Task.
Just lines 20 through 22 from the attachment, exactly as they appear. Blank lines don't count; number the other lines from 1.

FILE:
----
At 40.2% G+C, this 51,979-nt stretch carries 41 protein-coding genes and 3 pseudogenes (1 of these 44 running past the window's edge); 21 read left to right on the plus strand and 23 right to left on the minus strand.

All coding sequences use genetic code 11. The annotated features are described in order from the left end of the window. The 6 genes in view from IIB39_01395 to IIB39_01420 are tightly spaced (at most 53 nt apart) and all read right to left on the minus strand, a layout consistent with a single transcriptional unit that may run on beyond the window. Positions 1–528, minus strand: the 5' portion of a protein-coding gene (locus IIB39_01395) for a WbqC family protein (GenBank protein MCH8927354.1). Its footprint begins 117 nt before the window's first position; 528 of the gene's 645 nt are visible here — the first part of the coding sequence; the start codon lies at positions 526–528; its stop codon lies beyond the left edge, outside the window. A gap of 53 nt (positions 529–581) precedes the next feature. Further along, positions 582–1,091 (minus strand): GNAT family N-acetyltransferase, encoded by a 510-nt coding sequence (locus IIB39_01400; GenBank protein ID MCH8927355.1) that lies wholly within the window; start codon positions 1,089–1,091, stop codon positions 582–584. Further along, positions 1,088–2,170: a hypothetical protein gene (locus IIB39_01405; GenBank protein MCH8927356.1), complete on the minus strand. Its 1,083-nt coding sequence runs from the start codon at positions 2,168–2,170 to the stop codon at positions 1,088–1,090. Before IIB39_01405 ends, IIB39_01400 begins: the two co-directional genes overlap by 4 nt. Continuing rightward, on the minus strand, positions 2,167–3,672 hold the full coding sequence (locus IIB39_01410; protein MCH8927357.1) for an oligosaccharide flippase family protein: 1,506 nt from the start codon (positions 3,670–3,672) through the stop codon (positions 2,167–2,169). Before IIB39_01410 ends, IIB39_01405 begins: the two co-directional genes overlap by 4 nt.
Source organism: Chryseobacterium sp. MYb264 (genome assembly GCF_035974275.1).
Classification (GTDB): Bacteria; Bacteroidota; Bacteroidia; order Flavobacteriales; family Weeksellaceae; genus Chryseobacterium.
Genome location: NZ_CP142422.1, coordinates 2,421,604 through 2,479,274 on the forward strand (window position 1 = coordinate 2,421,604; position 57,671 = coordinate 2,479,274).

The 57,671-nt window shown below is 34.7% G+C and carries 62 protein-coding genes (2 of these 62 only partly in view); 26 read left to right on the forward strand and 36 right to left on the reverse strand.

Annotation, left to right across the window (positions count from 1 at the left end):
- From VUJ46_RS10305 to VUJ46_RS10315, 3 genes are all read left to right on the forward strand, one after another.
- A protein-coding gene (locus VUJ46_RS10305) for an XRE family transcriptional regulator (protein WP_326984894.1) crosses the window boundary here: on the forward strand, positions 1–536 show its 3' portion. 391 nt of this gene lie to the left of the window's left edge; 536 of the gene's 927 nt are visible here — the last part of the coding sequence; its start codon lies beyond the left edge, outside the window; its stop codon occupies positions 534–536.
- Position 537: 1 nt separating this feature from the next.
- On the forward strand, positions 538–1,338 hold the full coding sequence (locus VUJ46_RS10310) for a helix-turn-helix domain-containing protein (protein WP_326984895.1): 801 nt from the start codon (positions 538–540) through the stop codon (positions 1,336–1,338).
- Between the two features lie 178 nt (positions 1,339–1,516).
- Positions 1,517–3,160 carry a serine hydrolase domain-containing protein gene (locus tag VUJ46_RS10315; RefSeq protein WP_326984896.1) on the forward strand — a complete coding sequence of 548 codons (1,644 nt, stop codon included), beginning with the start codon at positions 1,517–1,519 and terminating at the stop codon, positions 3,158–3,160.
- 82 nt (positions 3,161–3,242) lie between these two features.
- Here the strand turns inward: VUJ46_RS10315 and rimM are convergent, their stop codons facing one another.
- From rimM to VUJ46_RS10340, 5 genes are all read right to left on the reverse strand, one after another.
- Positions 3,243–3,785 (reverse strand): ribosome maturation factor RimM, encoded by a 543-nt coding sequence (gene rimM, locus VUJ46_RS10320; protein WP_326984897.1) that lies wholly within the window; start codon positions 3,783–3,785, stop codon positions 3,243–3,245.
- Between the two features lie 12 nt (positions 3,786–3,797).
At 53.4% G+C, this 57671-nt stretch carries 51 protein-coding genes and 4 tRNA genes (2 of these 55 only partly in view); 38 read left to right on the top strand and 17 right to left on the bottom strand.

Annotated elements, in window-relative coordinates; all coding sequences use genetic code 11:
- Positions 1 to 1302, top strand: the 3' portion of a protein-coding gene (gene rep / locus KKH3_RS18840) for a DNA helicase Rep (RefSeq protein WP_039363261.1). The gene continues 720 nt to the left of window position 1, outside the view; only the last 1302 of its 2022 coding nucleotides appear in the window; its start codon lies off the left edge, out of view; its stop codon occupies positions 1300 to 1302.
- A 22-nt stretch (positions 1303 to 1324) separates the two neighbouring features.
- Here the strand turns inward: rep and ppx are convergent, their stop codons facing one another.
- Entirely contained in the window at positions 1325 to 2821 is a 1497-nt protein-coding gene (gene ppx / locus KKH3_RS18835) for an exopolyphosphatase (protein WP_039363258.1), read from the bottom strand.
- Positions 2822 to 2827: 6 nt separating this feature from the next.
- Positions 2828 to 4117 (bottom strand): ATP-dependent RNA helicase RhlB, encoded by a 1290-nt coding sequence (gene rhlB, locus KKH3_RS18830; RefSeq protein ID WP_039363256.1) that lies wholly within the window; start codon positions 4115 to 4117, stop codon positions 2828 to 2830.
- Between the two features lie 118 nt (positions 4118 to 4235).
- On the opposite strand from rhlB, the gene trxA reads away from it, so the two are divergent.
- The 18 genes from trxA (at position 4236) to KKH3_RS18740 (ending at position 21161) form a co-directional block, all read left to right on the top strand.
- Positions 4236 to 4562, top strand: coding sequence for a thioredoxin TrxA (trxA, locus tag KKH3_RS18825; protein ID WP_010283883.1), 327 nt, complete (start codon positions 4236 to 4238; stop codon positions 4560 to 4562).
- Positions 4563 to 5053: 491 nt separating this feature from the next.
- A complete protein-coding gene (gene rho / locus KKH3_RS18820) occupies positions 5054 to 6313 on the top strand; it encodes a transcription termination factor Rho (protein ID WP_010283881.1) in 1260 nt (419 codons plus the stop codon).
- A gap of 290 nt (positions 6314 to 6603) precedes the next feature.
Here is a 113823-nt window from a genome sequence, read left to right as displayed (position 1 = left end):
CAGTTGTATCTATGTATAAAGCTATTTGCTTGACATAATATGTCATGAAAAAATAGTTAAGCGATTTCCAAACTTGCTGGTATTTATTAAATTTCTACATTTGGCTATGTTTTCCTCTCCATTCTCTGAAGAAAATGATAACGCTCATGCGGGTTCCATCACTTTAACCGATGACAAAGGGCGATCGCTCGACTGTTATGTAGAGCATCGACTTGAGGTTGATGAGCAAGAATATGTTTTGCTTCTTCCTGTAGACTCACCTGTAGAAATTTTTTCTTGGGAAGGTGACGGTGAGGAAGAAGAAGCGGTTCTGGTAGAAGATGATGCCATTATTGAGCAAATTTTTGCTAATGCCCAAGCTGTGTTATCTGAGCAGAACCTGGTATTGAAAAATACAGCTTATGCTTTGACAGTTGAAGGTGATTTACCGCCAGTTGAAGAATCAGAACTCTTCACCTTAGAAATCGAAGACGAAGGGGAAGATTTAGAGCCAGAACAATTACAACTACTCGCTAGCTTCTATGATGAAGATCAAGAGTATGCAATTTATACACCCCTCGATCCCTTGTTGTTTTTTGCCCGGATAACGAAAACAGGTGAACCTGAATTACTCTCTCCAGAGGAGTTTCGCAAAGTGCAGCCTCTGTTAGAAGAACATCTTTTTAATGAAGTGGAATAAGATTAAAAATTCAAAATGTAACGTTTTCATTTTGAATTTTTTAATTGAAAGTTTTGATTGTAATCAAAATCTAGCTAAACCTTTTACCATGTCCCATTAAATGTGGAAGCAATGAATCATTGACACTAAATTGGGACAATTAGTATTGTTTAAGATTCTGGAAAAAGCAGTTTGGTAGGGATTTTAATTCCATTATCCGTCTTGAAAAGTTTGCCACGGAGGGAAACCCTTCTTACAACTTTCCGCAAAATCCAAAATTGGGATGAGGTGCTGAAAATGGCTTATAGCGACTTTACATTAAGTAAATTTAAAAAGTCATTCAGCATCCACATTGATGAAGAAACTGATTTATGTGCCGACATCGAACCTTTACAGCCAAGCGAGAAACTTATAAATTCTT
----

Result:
Annotated elements, in window-relative coordinates; all coding sequences use genetic code 11:
- Positions 1 to 1302, top strand: the 3' portion of a protein-coding gene (gene rep / locus KKH3_RS18840) for a DNA helicase Rep (RefSeq protein WP_039363261.1). The gene continues 720 nt to the left of window position 1, outside the view; only the last 1302 of its 2022 coding nucleotides appear in the window; its start codon lies off the left edge, out of view; its stop codon occupies positions 1300 to 1302.
- A 22-nt stretch (positions 1303 to 1324) separates the two neighbouring features.